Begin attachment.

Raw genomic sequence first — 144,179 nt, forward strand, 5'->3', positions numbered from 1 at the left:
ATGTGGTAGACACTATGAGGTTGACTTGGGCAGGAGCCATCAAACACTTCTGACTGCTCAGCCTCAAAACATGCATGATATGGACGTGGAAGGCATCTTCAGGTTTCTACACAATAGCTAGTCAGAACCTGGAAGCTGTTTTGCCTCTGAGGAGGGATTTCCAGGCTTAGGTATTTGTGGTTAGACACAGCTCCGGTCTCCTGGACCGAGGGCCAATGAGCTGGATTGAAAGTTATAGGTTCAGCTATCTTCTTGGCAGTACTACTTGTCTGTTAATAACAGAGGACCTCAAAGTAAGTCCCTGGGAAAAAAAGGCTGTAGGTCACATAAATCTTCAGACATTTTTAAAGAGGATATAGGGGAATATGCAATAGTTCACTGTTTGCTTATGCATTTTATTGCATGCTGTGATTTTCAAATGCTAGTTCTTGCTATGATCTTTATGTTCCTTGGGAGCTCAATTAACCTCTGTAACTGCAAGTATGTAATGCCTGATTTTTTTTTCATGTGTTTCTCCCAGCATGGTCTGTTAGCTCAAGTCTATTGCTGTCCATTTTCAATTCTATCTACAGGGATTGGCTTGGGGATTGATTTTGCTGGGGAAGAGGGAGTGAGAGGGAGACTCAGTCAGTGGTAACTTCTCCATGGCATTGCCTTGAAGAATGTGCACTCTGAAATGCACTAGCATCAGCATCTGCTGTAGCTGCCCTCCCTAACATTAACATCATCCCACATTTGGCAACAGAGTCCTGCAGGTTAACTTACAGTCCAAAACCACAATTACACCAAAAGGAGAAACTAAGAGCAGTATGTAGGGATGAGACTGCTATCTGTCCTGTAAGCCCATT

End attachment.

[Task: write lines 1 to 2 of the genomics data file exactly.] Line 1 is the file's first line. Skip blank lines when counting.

Raw genomic sequence first — 144,179 nt, forward strand, 5'->3', positions numbered from 1 at the left:
ATGTGGTAGACACTATGAGGTTGACTTGGGCAGGAGCCATCAAACACTTCTGACTGCTCAGCCTCAAAACATGCATGATATGGACGTGGAAGGCATCTTCAGGTTTCTACACAATAGCTAGTCAGAACCTGGAAGCTGTTTTGCCTCTGAGGAGGGATTTCCAGGCTTAGGTATTTGTGGTTAGACACAGCTCCGGTCTCCTGGACCGAGGGCCAATGAGCTGGATTGAAAGTTATAGGTTCAGCTATCTTCTTGGCAGTACTACTTGTCTGTTAATAACAGAGGACCTCAAAGTAAGTCCCTGGGAAAAAAAGGCTGTAGGTCACATAAATCTTCAGACATTTTTAAAGAGGATATAGGGGAATATGCAATAGTTCACTGTTTGCTTATGCATTTTATTGCATGCTGTGATTTTCAAATGCTAGTTCTTGCTATGATCTTTATGTTCCTTGGGAGCTCAATTAACCTCTGTAACTGCAAGTATGTAATGCCTGATTTTTTTTTCATGTGTTTCTCCCAGCATGGTCTGTTAGCTCAAGTCTATTGCTGTCCATTTTCAATTCTATCTACAGGGATTGGCTTGGGGATTGATTTTGCTGGGGAAGAGGGAGTGAGAGGGAGACTCAGTCAGTGGTAACTTCTCCATGGCATTGCCTTGAAGAATGTGCACTCTGAAATGCACTAGCATCAGCATCTGCTGTAGCTGCCCTCCCTAACATTAACATCATCCCACATTTGGCAACAGAGTCCTGCAGGTTAACTTACAGTCCAAAACCACAATTACACCAAAAGGAGAAACTAAGAGCAGTATGTAGGGATGAGACTGCTATCTGTCCTGTAAGCCCATT